Thursday, January 12, 2012

Cappadocia - Day Two

And here are photos from our second day in Cappadocia:

I think they're supposed to be chickens or something, even though they look exactly like dinosaurs to me.

There are a bunch of underground cities in the area. The one we visited went 8 stories underground. There was a tunnel which connected it to a neighboring underground city, 9 km away. The first rooms and levels in the city were dug out a long time ago, maybe 8th century BC. In the 6th and 7th century AD, tens of thousands of Christians lived in the cities for months at a time -- as a place of refuge from persecution. Obviously, the lighting isn't great down there which made it difficult to photograph.

That's all for awesome pictures, although I have one more post about the trip in my back pocket.


Monday, January 09, 2012

Cappadocia - Day One

There really isn't much I could write about Cappadocia that isn't better conveyed in photographs. All these photos were taken in one day.

The striking rock formations which look rather mushroom-like are known as 'fairy chimneys.'

The Göreme Open-Air Museum is a Byzantine monastic settlement with a cluster of rock-cut churches. You can go into a bunch of the churches which have red-colored religious designs (i.e., crosses) and heavily damaged biblically-themed frescos that are difficult to photograph in the gloom.

Cut into the rock in the photo below, you can see part of a church. From that point, there's an entrance to the "Dark Church." Inside, very well preserved frescos are on every surface. There's no photography in there, and, of course, it costs extra. (Pay the extra!)

Did I crawl into that crevice? I can't remember. I suspect not even though I'm sure it goes through. It's not in the US, so scrambling up, on, along, and through (some very dark tunnels) with no safety precautions is almost always allowed.


Tuesday, January 03, 2012

Cappadocia - Göreme and Logistics

Sean and I saw Cappadocia on a travel show a couple years ago. It looked incredible. Try Google image searching 'cappadocia' right now: it's full of crazy scenery. But we were both like 'we're never going to go there.' It's too far off the beaten path and there's a lot of cool places we need to see first. But once you're in Turkey, it's not that hard to get to. And it looks just like the pictures.

These are just the views around our hotel, so nothing really cool.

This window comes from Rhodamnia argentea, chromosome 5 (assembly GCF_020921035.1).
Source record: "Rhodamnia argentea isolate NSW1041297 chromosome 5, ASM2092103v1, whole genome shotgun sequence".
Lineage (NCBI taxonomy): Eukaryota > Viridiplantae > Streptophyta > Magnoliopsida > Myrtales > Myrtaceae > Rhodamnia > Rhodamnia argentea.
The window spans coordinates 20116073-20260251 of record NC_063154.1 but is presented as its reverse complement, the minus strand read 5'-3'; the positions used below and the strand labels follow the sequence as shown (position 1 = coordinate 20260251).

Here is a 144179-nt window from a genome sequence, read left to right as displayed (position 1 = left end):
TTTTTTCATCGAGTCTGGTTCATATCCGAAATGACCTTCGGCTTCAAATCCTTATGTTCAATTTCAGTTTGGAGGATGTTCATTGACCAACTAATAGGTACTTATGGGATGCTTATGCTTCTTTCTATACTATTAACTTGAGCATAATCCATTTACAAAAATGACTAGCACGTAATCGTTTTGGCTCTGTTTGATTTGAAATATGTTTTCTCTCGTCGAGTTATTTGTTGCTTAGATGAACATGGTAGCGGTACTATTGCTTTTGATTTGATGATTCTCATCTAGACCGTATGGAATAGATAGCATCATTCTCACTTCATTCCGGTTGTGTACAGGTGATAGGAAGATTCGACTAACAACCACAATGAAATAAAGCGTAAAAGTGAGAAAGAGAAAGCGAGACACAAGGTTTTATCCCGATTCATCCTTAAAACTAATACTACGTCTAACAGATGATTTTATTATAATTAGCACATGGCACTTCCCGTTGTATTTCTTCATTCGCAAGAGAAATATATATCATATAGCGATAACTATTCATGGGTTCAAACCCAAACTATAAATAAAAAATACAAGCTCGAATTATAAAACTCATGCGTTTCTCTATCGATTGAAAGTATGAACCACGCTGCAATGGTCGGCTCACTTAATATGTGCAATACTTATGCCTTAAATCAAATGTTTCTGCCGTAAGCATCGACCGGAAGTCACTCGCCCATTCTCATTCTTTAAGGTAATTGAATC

To get to Cappadocia, we flew from Izmir back to Istanbul and out again to Kayseri. Then, a van from the hotel picked us up and took us the 1 hour drive to Göreme. The area around the airport was all golden color fields and mountains. And the roads are pristine-ly new but with very few cars. It was like being in the Central Asian Steppe, if I actually had any idea what that is like.

Three volcanos ring Cappadocia and erosion of the layers of volcanic ash is the cause of the crazy rock formations you see in the area. The things to see are the scenery, the Byzantine churches in caves cut into the rock, and the underground cities. Taking a hot air balloon ride is very popular and must be spectacular, but you do have to get up at 4 for the sunrise flight and we opted to skip that.

We stayed in Göreme, which is basically a backpacker town. If you're looking for a more upscale vacation, you might prefer to stay in some neighboring town. We stayed at the Kelebek hotel, which is one of the original cave hotels. We took the cheapest room with a private bath, but, be warned, those rooms have windows out on the path between the entrance and the restaurant and people outside will wake you several times a night.

Two things about traveling in Turkey. We had fairly good (and free) wifi in our room at every hotel we stayed at, which is better than you could expect in the U.S. or in Europe. We also had tiny bathrooms in every hotel except at Kelebek. In a room carved into rock we had a fabulously large shower.

Finally, remember what I said about every tour having 'shopping stops?' Well, we pre-booked with a reputable company in Cappadocia, and it was fine. But what isn't mentioned in the guide books or even on the tour company websites -- and would have definitely swayed our choice -- is that Heritage Travel (which operates out the Kelebek) doesn't have shopping stops. You'd think they'd advertise that fact more.